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Want a better salary? Negotiate your way to fair pay

For women with a less clear-cut case of gender discrimination, negotiation may be the way to a better salary.

Linda C. Babcock, co-author of "Women Don't Ask: Negotiation and the Gender Divide," believes that the biggest factor holding back women is their reticence about money. "Men start with higher salaries because they negotiate, and that gap widens over time as they negotiate bigger raises," she says.

She points to a survey conducted at Carnegie-Mellon University, where she teaches economics at the H. John Heinz III School of Public Policy and Management, in Pittsburgh. Graduates with master's degrees were surveyed by the university's career services department about their first job offers. Only 12 percent of women, compared to 51.5 percent of men, negotiated the salary offered. The male graduates, through negotiation, were able to increase their starting salaries by an average of 7.4 percent, or about $4,000.

Women are less inclined to negotiate because those who do are seen as "pushy," says Babcock. Men, conversely, aren't penalized for asking for more money.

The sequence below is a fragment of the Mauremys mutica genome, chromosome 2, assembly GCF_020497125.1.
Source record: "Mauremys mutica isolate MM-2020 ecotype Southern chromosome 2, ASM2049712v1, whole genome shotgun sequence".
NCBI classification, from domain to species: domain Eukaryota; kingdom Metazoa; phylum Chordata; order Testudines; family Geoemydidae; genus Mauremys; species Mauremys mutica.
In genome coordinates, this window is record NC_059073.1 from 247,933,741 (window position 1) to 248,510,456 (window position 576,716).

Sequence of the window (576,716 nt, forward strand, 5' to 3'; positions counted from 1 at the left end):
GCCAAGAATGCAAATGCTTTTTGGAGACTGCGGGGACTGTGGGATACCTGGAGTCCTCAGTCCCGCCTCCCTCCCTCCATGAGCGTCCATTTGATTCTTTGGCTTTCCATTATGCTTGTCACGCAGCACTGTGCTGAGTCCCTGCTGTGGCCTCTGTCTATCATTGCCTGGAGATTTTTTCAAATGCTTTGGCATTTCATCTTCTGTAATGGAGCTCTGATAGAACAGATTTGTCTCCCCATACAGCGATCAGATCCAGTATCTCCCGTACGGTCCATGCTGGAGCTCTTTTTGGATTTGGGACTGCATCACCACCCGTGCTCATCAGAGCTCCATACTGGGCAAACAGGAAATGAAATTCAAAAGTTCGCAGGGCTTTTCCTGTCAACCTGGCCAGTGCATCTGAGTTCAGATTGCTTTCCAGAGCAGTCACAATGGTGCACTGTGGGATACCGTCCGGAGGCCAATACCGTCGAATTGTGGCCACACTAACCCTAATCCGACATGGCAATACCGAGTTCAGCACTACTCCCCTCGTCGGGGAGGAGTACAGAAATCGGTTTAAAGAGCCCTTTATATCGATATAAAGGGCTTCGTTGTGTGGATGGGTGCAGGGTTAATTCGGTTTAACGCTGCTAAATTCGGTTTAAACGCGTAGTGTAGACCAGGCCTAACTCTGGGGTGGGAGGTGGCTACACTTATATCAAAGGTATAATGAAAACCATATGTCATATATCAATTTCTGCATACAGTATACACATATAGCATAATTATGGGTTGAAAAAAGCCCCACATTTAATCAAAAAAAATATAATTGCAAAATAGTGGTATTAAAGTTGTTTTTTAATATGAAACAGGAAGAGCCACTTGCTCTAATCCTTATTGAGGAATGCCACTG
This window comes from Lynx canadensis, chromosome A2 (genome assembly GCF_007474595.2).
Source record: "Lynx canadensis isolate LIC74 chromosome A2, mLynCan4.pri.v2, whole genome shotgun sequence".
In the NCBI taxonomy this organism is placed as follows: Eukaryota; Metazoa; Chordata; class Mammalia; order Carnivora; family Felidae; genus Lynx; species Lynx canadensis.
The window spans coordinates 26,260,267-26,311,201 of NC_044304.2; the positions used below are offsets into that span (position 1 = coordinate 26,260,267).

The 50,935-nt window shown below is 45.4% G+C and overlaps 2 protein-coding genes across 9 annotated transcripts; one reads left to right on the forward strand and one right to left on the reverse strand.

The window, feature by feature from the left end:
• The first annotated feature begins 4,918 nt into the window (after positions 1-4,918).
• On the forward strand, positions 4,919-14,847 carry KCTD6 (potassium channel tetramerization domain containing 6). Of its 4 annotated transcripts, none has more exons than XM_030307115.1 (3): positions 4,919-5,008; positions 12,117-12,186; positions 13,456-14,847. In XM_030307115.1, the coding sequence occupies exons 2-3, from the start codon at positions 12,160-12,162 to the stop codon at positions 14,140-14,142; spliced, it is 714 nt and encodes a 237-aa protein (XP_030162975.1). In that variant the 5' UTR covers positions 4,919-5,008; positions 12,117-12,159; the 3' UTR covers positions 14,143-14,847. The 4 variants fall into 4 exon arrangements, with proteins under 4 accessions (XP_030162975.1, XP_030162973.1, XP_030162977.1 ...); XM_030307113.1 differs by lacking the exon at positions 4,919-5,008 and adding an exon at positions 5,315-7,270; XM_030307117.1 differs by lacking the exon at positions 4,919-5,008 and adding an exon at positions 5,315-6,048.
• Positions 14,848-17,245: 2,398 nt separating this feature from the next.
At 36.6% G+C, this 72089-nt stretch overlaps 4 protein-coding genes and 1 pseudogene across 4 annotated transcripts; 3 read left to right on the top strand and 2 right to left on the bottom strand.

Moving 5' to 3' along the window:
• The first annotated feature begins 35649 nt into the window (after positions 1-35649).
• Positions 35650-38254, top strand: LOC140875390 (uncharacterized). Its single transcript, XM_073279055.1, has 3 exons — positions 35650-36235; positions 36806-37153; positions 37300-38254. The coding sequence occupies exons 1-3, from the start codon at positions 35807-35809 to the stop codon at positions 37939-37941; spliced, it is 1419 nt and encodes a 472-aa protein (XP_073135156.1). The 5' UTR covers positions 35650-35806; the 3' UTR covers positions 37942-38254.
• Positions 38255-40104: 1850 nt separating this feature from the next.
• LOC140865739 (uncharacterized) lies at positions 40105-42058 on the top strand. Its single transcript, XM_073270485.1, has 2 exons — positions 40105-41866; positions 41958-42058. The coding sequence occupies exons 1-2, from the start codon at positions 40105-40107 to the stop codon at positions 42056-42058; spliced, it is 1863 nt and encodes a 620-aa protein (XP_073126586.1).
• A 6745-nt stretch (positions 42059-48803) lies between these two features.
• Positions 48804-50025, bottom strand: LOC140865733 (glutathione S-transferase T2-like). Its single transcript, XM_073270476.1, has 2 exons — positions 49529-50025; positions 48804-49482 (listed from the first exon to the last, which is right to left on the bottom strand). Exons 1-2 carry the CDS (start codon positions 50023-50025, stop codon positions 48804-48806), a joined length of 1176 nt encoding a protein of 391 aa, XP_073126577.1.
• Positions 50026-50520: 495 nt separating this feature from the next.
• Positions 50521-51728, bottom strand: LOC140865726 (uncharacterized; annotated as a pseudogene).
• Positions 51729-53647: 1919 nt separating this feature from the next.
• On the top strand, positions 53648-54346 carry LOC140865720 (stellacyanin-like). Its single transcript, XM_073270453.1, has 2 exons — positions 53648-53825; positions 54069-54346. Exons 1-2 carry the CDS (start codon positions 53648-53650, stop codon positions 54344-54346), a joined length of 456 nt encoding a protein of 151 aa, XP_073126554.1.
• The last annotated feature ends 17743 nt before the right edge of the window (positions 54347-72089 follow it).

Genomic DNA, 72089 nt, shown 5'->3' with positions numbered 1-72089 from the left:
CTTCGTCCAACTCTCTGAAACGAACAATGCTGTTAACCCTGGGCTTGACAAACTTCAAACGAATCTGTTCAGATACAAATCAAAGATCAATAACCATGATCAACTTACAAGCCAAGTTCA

In fact, according to, women achieve on average only a 2.7 percent increase when negotiating a raise or entry-level salary, compared to the 4.3 percent increase that men average.

Part of the reason women fail when negotiating is because they communicate differently than men, and men communicate the same way the business world communicates, says Lenora Billings-Harris, president of Excel Development Systems Inc., a diversity consulting firm. "Women have a tendency to communicate for the sake of connection," she says. Men, on the other hand, tend to spew out the facts and get on with it.

That means women tend to dance around a topic instead of getting straight to the point. They also tend to deprecate themselves and their requests. "A woman will rattle on about how she needs the money because of her three kids and how it probably isn't a big deal to her boss, but it is to her and she will get emotional and put her boss on the defensive," says Billings-Harris.

Billings-Harris's negotiating techniques:

To have a successful wage negotiation, also practice and rehearse what you will say before you approach your boss.

When it comes to being emotional, women, of course, aren't the only ones. Very often, supervisors -- male and female -- can become defensive when the subject of pay comes up.

Intentionally or not, you may be interrupted before you've had your say. If that happens, Billings-Harris recommends the "broken record" approach. Every time you are interrupted, just return to what you are saying until you've made your case.'s corrections policy
-- Posted: Nov. 6, 2006
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